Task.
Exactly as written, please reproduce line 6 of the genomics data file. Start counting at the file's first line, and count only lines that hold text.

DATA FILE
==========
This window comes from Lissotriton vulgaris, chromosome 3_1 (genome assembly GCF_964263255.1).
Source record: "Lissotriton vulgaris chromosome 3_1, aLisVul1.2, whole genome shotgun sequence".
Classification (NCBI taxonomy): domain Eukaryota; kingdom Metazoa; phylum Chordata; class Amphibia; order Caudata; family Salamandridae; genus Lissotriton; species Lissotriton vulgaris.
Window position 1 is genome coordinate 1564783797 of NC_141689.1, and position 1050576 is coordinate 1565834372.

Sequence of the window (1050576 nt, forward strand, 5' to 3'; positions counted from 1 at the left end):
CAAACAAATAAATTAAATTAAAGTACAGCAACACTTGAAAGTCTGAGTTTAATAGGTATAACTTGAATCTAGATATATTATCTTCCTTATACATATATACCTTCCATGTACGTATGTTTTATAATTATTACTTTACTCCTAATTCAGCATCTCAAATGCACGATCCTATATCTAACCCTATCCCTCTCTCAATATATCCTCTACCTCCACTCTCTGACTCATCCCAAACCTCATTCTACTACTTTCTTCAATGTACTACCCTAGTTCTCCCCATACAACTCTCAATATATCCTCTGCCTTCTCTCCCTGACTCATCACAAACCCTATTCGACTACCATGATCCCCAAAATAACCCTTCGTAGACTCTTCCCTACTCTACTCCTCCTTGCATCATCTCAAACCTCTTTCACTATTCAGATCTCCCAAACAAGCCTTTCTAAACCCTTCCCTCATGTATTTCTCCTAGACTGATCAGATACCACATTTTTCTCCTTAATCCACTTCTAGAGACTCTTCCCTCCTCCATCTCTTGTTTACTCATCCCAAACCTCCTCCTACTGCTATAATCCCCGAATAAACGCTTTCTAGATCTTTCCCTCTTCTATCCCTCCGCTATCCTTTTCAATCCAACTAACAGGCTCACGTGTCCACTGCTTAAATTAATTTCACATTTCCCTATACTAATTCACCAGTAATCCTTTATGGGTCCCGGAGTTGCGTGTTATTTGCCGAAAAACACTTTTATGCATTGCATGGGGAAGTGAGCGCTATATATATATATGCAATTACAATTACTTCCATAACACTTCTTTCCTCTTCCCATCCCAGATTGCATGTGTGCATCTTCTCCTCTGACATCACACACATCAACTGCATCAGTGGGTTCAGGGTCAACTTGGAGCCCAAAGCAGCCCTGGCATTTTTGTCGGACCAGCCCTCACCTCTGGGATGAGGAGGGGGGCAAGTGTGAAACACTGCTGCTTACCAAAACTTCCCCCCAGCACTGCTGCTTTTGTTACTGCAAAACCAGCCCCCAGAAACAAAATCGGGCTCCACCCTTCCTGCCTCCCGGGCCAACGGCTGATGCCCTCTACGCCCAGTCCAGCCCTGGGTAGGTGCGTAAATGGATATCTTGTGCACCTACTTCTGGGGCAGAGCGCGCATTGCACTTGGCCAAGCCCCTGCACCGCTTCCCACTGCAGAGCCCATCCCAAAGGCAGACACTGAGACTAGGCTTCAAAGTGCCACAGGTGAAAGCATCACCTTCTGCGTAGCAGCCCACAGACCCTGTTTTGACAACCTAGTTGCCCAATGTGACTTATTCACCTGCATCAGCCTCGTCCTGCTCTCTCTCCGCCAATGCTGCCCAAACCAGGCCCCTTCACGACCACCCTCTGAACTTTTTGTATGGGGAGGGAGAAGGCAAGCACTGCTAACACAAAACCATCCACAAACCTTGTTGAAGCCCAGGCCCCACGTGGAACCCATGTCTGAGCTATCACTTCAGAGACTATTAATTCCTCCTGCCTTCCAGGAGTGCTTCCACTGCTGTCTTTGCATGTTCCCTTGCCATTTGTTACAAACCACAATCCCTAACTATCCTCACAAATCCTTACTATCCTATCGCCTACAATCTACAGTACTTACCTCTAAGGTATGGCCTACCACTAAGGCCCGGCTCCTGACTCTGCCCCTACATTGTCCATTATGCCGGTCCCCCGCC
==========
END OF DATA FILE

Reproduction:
CAAACAAATAAATTAAATTAAAGTACAGCAACACTTGAAAGTCTGAGTTTAATAGGTATAACTTGAATCTAGATATATTATCTTCCTTATACATATATACCTTCCATGTACGTATGTTTTATAATTATTACTTTACTCCTAATTCAGCATCTCAAATGCACGATCCTATATCTAACCCTATCCCTCTCTCAATATATCCTCTACCTCCACTCTCTGACTCATCCCAAACCTCATTCTACTACTTTCTTCAATGTACTACCCTAGTTCTCCCCATACAACTCTCAATATATCCTCTGCCTTCTCTCCCTGACTCATCACAAACCCTATTCGACTACCATGATCCCCAAAATAACCCTTCGTAGACTCTTCCCTACTCTACTCCTCCTTGCATCATCTCAAACCTCTTTCACTATTCAGATCTCCCAAACAAGCCTTTCTAAACCCTTCCCTCATGTATTTCTCCTAGACTGATCAGATACCACATTTTTCTCCTTAATCCACTTCTAGAGACTCTTCCCTCCTCCATCTCTTGTTTACTCATCCCAAACCTCCTCCTACTGCTATAATCCCCGAATAAACGCTTTCTAGATCTTTCCCTCTTCTATCCCTCCGCTATCCTTTTCAATCCAACTAACAGGCTCACGTGTCCACTGCTTAAATTAATTTCACATTTCCCTATACTAATTCACCAGTAATCCTTTATGGGTCCCGGAGTTGCGTGTTATTTGCCGAAAAACACTTTTATGCATTGCATGGGGAAGTGAGCGCTATATATATATATGCAATTACAATTACTTCCATAACACTTCTTTCCTCTTCCCATCCCAGATTGCATGTGTGCATCTTCTCCTCTGACATCACACACATCAACTGCATCAGTGGGTTCAGGGTCAACTTGGAGCCCAAAGCAGCCCTGGCATTTTTGTCGGACCAGCCCTCACCTCTGGGATGAGGAGGGGGGCAAGTGTGAAACACTGCTGCTTACCAAAACTTCCCCCCAGCACTGCTGCTTTTGTTACTGCAAAACCAGCCCCCAGAAACAAAATCGGGCTCCACCCTTCCTGCCTCCCGGGCCAACGGCTGATGCCCTCTACGCCCAGTCCAGCCCTGGGTAGGTGCGTAAATGGATATCTTGTGCACCTACTTCTGGGGCAGAGCGCGCATTGCACTTGGCCAAGCCCCTGCACCGCTTCCCACTGCAGAGCCCATCCCAAAGGCAGACACTGAGACTAGGCTTCAAAGTGCCACAGGTGAAAGCATCACCTTCTGCGTAGCAGCCCACAGACCCTGTTTTGACAACCTAGTTGCCCAATGTGACTTATTCACCTGCATCAGCCTCGTCCTGCTCTCTCTCCGCCAATGCTGCCCAAACCAGGCCCCTTCACGACCACCCTCTGAACTTTTTGTATGGGGAGGGAGAAGGCAAGCACTGCTAACACAAAACCATCCACAAACCTTGTTGAAGCCCAGGCCCCACGTGGAACCCATGTCTGAGCTATCACTTCAGAGACTATTAATTCCTCCTGCCTTCCAGGAGTGCTTCCACTGCTGTCTTTGCATGTTCCCTTGCCATTTGTTACAAACCACAATCCCTAACTATCCTCACAAATCCTTACTATCCTATCGCCTACAATCTACAGTACTTACCTCTAAGGTATGGCCTACCACTAAGGCCCGGCTCCTGACTCTGCCCCTACATTGTCCATTATGCCGGTCCCCCGCC